Make Something

Once you learn how to make something–a pot, a story, a song, a video game–it changes how you see things forever. Once you write a story, you hear pieces of dialogue in conversations, plot lines while walking down a busy street.

This parabolic curve is made of nothing but straight lines. Your eyes don't lie, but your brain does.

This parabolic curve is made of nothing but straight lines. Your eyes don’t lie, but your brain does.

Making something allows you to fail while learning, build something better, and not be at the mercy of a boss who doesn’t understand you and work you never liked.

When I worked in advertising agencies, I learned how to set type. This is a skill no one needs anymore because computers do it. Although it has been decades since I spec’d type, I have a deep appreciation for typefaces, their subtle differences, and the shape of letters. Still. It makes a difference on my taste, my judgment and my idea of what matters. Just because I learned that skill.

A few days ago, I signed up for a drawing class. I have to draw in ink. I hate it. I want to go back to drawing in pencil. In my homework, I thought about drawing in pencil, then going over it in ink. But what would that teach me? I signed up to learn something new, something hard.

It’s hard to follow the rules. But that’s the point of learning. How I drew before taught me something, this method will teach me something else. My eyes don’t lie, but my brain does. “What do you need this class for?” “Draw the way YOU want.” “You don’t need someone to force their way on you.”  That’s my brain, trying to get me to go back to what I know instead of stumbling along in something I don’t.

I won’t learn a thing by looking at someone else’s artwork and judging it. I need to try and fail drawing with ink, try and succeed, learn what works and what doesn’t. When I practice, I learn something. Something about drawing. Something about myself. Something about the creative process that my clients struggle through.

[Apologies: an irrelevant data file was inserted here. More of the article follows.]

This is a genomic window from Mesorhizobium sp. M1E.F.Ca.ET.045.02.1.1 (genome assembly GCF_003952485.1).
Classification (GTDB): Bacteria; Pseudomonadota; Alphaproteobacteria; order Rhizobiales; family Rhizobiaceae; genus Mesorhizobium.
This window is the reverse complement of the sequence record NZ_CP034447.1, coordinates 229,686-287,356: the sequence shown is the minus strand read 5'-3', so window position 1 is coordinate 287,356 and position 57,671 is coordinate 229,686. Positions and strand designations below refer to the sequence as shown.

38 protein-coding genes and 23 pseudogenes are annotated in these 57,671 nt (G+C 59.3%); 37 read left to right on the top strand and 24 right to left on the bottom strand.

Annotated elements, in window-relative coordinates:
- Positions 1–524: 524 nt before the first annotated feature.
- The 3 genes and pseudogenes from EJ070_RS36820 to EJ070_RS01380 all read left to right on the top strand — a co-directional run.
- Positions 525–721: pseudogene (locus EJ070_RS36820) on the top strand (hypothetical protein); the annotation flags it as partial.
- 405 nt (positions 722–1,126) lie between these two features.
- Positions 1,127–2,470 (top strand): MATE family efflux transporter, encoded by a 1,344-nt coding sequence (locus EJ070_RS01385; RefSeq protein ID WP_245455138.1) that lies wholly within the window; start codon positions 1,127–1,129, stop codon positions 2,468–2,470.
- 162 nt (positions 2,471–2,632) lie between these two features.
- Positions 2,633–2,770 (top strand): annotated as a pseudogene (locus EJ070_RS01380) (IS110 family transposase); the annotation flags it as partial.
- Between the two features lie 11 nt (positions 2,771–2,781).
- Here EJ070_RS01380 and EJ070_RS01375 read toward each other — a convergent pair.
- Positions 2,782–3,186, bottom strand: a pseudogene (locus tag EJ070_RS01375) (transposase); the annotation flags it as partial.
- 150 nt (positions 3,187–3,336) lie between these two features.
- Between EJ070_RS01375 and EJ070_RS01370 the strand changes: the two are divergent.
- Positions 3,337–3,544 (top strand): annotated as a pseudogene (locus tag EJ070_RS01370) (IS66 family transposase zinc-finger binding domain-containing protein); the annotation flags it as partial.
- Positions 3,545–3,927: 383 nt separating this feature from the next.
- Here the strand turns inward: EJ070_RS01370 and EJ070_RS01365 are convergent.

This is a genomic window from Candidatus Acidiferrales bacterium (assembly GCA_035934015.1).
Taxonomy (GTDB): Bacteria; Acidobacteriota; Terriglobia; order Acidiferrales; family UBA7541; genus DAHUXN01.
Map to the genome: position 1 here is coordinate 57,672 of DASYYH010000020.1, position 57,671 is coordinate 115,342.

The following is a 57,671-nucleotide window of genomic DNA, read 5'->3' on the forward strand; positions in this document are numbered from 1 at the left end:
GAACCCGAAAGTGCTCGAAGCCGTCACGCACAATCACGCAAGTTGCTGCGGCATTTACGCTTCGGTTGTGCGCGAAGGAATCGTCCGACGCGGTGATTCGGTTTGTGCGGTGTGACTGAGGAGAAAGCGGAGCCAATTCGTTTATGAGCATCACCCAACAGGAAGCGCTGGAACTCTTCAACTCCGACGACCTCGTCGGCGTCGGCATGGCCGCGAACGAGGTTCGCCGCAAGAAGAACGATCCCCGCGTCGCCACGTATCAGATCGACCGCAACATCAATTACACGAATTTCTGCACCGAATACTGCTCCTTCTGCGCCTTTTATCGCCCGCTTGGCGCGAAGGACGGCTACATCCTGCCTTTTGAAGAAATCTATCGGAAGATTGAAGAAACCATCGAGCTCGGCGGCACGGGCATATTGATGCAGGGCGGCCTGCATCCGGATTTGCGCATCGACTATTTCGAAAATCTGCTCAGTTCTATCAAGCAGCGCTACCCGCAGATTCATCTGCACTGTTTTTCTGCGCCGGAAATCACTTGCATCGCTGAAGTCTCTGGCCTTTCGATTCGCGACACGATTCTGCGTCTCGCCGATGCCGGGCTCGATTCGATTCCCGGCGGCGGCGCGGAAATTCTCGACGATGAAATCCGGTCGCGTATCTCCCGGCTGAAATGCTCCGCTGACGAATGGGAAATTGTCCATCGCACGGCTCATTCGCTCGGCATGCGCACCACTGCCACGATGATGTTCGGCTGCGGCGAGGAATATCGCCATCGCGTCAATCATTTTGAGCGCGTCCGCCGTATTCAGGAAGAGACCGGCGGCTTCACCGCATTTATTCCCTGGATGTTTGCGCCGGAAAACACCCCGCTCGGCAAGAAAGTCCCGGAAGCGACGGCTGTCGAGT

My coaching clients do important work. I cannot allow myself to do less.

Quinn McDonald is struggling in a drawing class to be a better coach.

 

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15 thoughts on “Make Something

  1. Freshman Art 101 MANY years ago – the professor had us drawing in ink, including one where we could not lift our pen. The resulting 2 foot long rendering of a thistle is still in my portfolio. Another, of columbine, with a watercolor wash, is hanging on the wall in my bedroom. I didn’t think I could do it either, until I did. And I’m thinking now that I was probably a lot more PRESENT because I couldn’t erase.

    • It is a new feeling, but after five days of the class, I’m slowing down and paying attention to what I’m looking at, not what I remember from other drawings. I love your story–it’s a real reminder of what is important.

  2. You’ll probably love this quote from “The Art of Mistakes” by Melanie Rothschild, “Making mistakes brings us to the point of new thoughts and information. Mistakes give us ideas that we could never deliberately think up otherwise.”

    Enjoy your new class, mistakes and all!

  3. Learning something new is my idea of bliss . . . I could be an interviewer who goes out and interviews artists working in every medium possible and having a little go . . . I’d fail more often than not to come up with something worthy but I’d have a ball playing! And isn’t play how kids learn?

    The most tenacious learner is a baby . . . none ever gave up on sitting, walking or using a toilet so I guess the big question is, when is it that we judge our very first attempt as no good and immediately want to give up?

  4. I hope this doesn’t mean that you are going to swap out your wonderful pencil point logo for a pen nib……?! Maybe in a year or so, I will say good bye to my white plastic Staedtler eraser.

    • Not to put too fine a point on it (sorry about the pun, I couldn’t resist), I changed my logo about a year ago. The old one is still floating around in some places. I still have my pencil talisman, though. I will always continue to pencil sketch, but the pen idea is new and feels awkward. But that doesn’t mean quit, it means “see what it can teach me.”

  5. Your post reminds me of a painting of mine I titled From A Distance. Three-fourths done doing what I’d intended, it just didn’t feel right so I put down my brush. Almost out the studio, I looked over my shoulder at the canvas in frustration and boom everything came together in my head LOL. It’s a piece I’ve had offers to purchase but I won’t part with it as it represents a breakthrough for me. My mixed media approach has ever since been influenced by that moment of failure. Curves from straight lines indeed, Quinn.

  6. Happy New Year Quinn! I have taken up Kundalini Yoga – something utterly different from anything I have ever done. One teacher says that master yogi’s strive for “beginners mind” to remain fresh & fully in the present moment – something experts begin to take for granted. I’ll be enjoying my new yoga method, while you enjoy your new drawing class 🙂

    • Yoga is such a great thing. I wish I could take it here, but the majority of classes are during the day or late at night, when I’m well past my “sell-by” date. But anything new that opens new places in your mind will work.

  7. Exactly. And two things. I am going to sign up for art class on art journal. Watercolor.
    And my word for 2015is a very simple: try
    Love to read your words each day. Typically for the gift of you, quinn

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